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Leading article

Tony Abbott is right about immigration - and turning back boats

29 October 2015

9:00 AM

29 October 2015

9:00 AM

For many years, Australia has been turning away boats filled with migrants. From a remove, this looks cold–hearted — a nation built by immigrants showing no compassion for others who want a better life. But it is precisely because Australia is an immigrant nation that it understands the situation: if you let the boats land, more people come. People traffickers will be encouraged, migrants will be swindled, and their bodies will wash up on your shores. Any country serious about immigration needs a more effective and robust approach.

Tony Abbott, the former Prime Minister of Australia, made that point clearly this week on a trip to London. Delivering the Margaret Thatcher lecture at the Guildhall, Abbott, who left office in September, explained what so few European policy-makers seem able to grasp. Yes, the rich world has a moral duty to help people fleeing for their lives. But that duty requires tough action — as well as targeted help — to prevent a genuine flow of refugees developing into an uncontrolled flood of migrants.

It was one of Abbott’s predecessors, John Howard, who in 2001 faced the decision of what to do about a Norwegian freighter which had entered Australian waters with many Afghan asylum-seekers on board. He turned the boat away on the grounds that, while they may have begun their journey as refugees, they had transmuted into economic migrants. It is not possible to make a surface journey from Afghanistan to Australia without passing through the territory of several safe countries on the way. The ship had called at several ports in countries that were not at war and where the Afghans would not have faced persecution. Why had they not disembarked before reaching Australia?

The answer, of course, is that they believed Australia would offer them the best chance of a more prosperous life. This is the very impulse that created modern Australia, Canada and the United States.


But Howard and Abbott were right to insist that the world has changed since those times. The migration crisis today is not due to an outbreak of war and poverty: we’re living in an unprecedented era of peace and prosperity. In fact, this is what is driving the migration — people who had been too poor to consider emigrating now have enough cash to make the journey. They have smartphones, and know about life abroad. The sheer speed at which global poverty is being reduced has put millions on the move.

Study after study shows that emigration starts in earnest when very poor countries grow richer; it only stops when countries are rich enough not to be classified as ‘poor’. This process typically takes a couple of generations. So the wave of migration we are witnessing in Europe is not just a response to the Syrian war; is a phenomenon that will be with us for decades.

With migrant boats landing from North Africa, European countries could have learned lessons from the Australian experience. Instead, they have flapped around making things worse. The EU was right to set up search and rescue missions for migrants in danger of drowning in the Mediterranean — but the passengers should have been returned to whence they came and the traffickers prosecuted.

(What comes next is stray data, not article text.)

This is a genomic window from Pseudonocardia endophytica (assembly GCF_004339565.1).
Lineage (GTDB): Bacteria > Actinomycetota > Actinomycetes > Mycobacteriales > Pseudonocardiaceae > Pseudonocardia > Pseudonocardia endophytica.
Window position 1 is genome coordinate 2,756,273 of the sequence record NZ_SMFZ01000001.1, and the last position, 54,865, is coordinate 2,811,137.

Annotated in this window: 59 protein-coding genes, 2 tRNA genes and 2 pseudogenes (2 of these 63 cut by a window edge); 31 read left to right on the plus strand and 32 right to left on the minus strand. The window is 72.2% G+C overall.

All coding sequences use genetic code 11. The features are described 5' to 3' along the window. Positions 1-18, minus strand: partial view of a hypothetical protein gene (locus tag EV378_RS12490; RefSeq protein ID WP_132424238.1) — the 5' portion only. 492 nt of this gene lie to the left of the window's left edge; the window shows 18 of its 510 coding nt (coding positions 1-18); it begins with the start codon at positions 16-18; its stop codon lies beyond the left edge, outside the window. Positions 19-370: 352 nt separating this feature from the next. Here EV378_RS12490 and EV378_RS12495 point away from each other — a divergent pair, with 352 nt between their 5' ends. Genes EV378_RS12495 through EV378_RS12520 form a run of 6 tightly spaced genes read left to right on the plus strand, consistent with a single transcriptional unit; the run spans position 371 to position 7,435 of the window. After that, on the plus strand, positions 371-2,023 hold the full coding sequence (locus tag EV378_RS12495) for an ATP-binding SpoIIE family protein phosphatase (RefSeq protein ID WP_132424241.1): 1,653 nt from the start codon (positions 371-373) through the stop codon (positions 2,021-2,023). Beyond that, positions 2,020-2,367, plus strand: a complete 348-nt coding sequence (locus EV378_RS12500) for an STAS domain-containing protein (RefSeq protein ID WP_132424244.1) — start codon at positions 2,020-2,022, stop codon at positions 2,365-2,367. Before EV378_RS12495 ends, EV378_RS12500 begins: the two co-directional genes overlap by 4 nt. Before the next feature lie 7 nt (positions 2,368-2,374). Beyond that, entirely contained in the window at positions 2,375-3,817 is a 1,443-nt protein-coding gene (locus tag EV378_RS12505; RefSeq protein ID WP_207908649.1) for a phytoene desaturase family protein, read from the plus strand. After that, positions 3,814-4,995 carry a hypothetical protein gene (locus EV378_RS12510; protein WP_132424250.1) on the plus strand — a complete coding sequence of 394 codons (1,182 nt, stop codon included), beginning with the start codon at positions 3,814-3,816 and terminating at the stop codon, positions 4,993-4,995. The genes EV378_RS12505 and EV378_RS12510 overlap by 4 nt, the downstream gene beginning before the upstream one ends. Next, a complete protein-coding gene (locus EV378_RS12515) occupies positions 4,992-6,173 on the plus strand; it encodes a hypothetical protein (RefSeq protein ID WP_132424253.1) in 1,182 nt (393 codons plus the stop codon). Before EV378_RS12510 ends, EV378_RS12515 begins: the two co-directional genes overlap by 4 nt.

Nothing demonstrates the muddle better than the bizarre behaviour of Germany over the summer. Angela Merkel at first welcomed the migrants with open arms and suggested that countries which took a more reluctant approach, such as Britain, lacked a moral compass. But Germany does not now resemble the warm-hearted country that Merkel wants to present to the world. Tensions are rising, as Hans Kundnani points out on page 12. The influx has reactivated neo-Nazi groups, with vigilantes patrolling migrant areas. As a leaked paper from German security agencies revealed this week, the government fears that it is importing anti-Semitism along with its migrant population.

Dramatic though the scenes are at Munich railway station and the Eurotunnel terminal at Calais, these are mere sideshows compared with the refugee issue as a whole. The country with the most Syrian refugees at present is not Britain, Germany or France. It is not even Turkey or the Lebanon. It is Syria. According to the United Nations, there are 6.5 million people displaced within their own country. A further 2.1 million are living in Turkey and 1.1 million in the Lebanon. Disgracefully, the UN’s World Food Programme has had to cut rations for refugees living in camps around the Syrian border, for want of donations from rich countries. David Cameron’s approach has been right and fair: focus on helping people in the places where they most need help, and don’t make British residency a gleaming reward for people traffickers to dangle before their desperate clients.

European countries and the EU itself have enormous aid budgets which have been spent on fripperies such as low-carbon energy projects in sub-Saharan Africa. It is about time Europe spent more of this money on dealing with humanitarian crises where they arise — while simultaneously adopting an Australian robustness when it comes to border protection. As Europe is finding to its horror, the alternative is anything but compassionate.


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